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Industrial Revolution

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Industrial Revolution

The economic history of the United States of America starts with the occurrence of industrialization, which, basically, meant switching from home production to plants and factories. The industrial revolution took place at the beginning of the XIXth century in most of the developed countries all over the world. Still it is considered more American phenomenon. This revolution changed the States so critically that I consider it to be the main factor that lead to the modern place of this country in the international environment. In my essay I will discuss some positive and negative aspects of the influence of industrialization on the United States.

In my opinion the most constructive and crucial effect of the industrial revolution in America is change in people's behavior. I believe labor is the only factor that is significant for development of any country. And the industrialization time in the States forced people to invent and implement everything they could imagine and construct in order to simplify the production process. There were very few scientists and specialists at that time in this country. So, every American had no other way to survive and earn money at that time and had to create, construct machines, build factories or work on factories. This changed the people's psychology a lot. Till now, Americans consider new inventions, new machines and processes to be the only way for development of their lives.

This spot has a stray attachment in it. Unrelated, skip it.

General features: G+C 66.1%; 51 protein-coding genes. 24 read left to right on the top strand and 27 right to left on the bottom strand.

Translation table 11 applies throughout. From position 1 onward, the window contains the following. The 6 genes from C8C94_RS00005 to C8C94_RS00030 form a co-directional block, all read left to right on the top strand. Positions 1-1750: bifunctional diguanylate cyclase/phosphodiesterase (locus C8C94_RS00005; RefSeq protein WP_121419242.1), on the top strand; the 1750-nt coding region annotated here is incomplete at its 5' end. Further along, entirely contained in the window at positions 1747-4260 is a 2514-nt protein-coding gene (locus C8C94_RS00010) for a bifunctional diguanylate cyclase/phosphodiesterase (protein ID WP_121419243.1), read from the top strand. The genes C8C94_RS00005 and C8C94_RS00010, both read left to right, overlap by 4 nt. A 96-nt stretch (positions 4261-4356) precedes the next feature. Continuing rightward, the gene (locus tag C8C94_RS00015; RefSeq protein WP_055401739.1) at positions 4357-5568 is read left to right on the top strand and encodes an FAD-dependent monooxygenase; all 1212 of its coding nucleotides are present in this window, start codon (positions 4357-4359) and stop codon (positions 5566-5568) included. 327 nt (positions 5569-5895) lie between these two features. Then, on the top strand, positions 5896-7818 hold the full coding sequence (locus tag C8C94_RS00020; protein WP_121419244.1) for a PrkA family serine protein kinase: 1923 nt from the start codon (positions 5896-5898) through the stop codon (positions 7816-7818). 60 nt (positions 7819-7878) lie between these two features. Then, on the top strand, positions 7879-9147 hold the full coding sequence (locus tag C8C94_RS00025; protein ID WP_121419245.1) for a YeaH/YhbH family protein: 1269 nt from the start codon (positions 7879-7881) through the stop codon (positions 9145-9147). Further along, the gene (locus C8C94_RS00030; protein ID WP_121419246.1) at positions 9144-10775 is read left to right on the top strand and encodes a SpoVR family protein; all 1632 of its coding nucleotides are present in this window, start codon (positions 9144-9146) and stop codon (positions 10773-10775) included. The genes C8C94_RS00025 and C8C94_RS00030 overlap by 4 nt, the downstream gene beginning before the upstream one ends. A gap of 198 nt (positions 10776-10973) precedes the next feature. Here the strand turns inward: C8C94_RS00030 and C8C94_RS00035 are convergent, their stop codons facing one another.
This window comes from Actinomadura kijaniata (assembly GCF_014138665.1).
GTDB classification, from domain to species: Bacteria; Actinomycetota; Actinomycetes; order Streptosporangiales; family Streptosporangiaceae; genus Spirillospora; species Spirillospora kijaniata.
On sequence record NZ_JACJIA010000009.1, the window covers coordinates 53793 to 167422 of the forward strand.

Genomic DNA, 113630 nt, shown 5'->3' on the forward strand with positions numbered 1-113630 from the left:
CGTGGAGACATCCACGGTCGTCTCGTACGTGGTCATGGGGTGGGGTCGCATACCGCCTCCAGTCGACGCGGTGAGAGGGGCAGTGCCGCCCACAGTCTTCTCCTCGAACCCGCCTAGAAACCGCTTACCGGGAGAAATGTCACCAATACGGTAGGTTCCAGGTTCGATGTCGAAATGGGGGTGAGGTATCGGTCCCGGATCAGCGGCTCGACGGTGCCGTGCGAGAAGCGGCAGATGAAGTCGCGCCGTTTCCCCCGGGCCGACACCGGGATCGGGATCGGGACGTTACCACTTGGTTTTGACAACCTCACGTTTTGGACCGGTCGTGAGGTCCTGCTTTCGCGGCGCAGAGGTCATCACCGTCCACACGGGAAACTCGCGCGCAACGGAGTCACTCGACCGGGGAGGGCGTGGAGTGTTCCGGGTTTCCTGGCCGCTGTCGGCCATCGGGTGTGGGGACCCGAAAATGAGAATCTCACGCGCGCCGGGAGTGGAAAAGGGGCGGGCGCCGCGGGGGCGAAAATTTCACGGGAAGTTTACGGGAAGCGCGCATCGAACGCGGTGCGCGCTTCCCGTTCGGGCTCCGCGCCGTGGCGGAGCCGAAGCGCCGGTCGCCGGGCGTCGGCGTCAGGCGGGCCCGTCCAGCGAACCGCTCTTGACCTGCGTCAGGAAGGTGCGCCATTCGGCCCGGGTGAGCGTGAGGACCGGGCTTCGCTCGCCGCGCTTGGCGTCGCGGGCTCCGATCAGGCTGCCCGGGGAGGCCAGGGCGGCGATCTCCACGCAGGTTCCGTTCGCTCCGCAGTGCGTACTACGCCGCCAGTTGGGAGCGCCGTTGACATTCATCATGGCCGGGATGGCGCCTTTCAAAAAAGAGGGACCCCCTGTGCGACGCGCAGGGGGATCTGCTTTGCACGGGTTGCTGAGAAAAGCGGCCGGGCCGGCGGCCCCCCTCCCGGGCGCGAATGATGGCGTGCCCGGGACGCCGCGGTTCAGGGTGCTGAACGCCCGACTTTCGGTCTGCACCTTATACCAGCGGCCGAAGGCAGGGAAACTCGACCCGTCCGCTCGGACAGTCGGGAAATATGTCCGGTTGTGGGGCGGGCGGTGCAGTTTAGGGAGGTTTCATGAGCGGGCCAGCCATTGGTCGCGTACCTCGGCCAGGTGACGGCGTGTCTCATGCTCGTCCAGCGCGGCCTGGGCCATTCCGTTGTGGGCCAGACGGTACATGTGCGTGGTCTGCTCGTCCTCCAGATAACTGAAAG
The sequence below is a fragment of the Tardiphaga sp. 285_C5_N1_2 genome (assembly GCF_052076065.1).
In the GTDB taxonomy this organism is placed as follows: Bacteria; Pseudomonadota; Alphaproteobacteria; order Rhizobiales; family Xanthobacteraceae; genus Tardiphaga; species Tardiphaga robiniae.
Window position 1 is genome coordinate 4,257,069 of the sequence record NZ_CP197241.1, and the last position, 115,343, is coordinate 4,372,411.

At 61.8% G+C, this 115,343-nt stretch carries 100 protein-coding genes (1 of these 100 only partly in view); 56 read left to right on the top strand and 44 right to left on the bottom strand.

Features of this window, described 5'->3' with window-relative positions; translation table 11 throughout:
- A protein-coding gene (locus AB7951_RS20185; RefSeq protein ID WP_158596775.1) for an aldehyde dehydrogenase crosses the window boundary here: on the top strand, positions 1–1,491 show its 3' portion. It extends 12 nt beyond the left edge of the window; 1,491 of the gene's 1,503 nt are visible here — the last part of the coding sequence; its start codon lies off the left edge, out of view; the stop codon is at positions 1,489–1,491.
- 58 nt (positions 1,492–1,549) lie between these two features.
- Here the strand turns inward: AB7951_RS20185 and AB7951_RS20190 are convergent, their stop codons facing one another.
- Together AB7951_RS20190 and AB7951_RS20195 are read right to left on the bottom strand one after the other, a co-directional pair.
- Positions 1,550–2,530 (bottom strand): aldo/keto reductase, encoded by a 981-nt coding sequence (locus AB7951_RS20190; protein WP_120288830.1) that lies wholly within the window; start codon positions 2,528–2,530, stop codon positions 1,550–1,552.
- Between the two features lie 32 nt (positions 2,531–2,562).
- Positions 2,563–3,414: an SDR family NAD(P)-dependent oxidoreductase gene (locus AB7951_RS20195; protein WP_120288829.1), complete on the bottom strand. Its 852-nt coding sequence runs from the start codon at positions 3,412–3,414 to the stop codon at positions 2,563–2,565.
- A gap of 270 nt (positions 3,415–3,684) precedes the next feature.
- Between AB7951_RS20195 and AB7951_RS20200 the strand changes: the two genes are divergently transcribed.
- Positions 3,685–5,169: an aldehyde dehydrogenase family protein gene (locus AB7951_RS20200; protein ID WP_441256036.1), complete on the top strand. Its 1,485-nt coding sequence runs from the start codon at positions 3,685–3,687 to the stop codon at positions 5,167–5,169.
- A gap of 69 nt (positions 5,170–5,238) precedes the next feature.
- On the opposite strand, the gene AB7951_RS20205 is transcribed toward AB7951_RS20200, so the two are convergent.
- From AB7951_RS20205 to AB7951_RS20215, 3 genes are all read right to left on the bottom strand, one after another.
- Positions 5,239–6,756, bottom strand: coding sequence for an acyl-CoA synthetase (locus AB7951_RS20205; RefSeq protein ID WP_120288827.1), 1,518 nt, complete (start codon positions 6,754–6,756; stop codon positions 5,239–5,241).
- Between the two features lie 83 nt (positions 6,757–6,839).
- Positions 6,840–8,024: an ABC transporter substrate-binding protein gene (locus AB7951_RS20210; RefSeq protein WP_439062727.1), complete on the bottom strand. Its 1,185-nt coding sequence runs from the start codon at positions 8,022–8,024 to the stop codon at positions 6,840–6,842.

Another strong positive outcome of the industrial revolution is the development of infrastructure. Most of the ways of communication and transportation in America were originated at that time. By the beginning of the last century, "one half of northern farms had automobiles and telephones" (Olmstead & Rhode, 2000, pp.712-713). Well-constructed road and rail network acted as the basement for American economic growth.

The expanding industrial revolution not only demanded for the growing number of machines and factories, but also raised the need for energy and raw materials. America started using its natural resources much more extensively and had developed a number of new ways to get energy (steam power, fuels, etc.). Eric McLamb (2011) has underlined that "[w]hile [the Industrial Revolution] propelled human progress to extraordinary levels, it came at extraordinary costs to our environment..." The impact of such an effect was realized by humans only in the middle of the XXth century and we all face its consequences every day. We breathe dirty air, drink polluted water and try to spend our vacation time as far as possible from the poisoned industrial cities.

There is one more painful fact about the story of industrialization in America: exploitation of unqualified labor force. At that time no rules on the work force were adapted. So, a lot of children and women were working in dangerous conditions for very low salary.




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